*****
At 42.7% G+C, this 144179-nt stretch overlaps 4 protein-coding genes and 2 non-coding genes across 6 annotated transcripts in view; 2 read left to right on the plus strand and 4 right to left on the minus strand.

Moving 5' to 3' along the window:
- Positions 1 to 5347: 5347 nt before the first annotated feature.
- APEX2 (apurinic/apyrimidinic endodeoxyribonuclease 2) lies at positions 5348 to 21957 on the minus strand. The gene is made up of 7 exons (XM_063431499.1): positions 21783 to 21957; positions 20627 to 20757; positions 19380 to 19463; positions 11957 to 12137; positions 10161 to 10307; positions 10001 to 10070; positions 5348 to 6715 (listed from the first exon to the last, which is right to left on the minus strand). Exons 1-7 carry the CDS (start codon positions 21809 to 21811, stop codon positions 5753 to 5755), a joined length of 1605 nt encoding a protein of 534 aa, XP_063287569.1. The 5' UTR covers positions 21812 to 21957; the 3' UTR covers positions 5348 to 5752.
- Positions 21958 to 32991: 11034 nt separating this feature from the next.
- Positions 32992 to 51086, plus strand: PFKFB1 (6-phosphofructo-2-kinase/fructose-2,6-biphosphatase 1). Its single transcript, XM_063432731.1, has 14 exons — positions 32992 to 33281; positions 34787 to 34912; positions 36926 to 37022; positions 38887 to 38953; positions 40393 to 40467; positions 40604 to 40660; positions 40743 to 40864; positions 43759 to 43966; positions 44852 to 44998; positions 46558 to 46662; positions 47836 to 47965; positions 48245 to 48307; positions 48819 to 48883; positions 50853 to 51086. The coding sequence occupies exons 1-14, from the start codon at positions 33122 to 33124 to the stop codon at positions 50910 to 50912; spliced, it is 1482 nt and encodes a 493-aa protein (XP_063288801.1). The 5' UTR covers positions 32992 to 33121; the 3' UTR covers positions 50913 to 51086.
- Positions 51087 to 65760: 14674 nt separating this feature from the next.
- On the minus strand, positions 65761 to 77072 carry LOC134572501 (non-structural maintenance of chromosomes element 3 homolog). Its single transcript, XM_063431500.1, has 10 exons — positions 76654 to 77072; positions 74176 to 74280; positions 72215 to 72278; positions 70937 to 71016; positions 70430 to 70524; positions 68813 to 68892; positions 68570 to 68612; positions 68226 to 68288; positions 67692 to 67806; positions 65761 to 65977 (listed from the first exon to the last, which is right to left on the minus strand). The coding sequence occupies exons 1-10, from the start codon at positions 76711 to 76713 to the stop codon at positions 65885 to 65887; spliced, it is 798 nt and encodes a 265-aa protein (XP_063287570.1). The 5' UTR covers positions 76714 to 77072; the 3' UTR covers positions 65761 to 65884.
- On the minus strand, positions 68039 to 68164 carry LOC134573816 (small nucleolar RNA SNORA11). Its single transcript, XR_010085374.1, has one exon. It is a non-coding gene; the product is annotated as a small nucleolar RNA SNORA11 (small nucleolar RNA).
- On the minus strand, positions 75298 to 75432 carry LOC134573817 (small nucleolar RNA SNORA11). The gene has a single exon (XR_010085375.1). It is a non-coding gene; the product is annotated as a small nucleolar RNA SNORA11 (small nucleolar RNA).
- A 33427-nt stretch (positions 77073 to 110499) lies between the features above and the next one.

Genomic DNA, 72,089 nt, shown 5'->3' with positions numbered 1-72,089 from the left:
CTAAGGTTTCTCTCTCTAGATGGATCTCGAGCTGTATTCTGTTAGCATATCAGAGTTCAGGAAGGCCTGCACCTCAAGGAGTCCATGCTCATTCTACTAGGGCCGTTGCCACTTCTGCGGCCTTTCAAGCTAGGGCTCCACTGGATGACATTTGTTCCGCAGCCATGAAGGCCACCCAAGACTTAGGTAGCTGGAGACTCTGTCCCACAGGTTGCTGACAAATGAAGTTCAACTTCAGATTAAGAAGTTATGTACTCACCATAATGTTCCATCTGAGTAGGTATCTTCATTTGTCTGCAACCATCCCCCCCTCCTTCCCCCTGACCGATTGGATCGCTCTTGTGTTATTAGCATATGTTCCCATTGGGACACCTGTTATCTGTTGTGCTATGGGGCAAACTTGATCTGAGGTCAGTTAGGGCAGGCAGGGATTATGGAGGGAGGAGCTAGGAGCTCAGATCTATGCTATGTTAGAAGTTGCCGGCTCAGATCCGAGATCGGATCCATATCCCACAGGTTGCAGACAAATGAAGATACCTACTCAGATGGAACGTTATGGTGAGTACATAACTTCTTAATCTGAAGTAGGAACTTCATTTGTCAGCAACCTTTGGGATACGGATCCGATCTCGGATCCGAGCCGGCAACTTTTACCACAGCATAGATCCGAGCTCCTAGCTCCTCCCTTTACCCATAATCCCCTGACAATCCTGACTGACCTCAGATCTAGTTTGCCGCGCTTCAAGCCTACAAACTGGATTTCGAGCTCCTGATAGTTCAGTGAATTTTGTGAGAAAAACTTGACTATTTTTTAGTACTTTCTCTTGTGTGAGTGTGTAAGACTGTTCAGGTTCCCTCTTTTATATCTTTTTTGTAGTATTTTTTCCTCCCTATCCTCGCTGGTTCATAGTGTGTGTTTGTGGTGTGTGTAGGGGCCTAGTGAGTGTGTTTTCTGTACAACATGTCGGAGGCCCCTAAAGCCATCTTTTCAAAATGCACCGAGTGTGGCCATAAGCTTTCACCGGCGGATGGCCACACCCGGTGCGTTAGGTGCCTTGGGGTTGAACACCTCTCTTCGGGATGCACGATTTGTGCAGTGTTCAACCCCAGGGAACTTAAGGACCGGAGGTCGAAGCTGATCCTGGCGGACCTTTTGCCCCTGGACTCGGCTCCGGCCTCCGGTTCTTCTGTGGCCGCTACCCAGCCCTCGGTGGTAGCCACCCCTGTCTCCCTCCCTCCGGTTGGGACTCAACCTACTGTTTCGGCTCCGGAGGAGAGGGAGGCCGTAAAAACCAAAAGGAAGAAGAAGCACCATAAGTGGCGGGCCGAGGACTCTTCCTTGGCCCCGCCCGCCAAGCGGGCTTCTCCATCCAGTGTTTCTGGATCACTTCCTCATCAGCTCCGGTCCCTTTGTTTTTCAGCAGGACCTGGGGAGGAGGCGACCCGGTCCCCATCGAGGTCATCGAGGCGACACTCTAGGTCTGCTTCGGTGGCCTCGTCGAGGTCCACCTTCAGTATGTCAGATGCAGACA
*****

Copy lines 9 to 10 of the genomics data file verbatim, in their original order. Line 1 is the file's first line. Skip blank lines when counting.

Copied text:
- On the minus strand, positions 68039 to 68164 carry LOC134573816 (small nucleolar RNA SNORA11). Its single transcript, XR_010085374.1, has one exon. It is a non-coding gene; the product is annotated as a small nucleolar RNA SNORA11 (small nucleolar RNA).
- On the minus strand, positions 75298 to 75432 carry LOC134573817 (small nucleolar RNA SNORA11). The gene has a single exon (XR_010085375.1). It is a non-coding gene; the product is annotated as a small nucleolar RNA SNORA11 (small nucleolar RNA).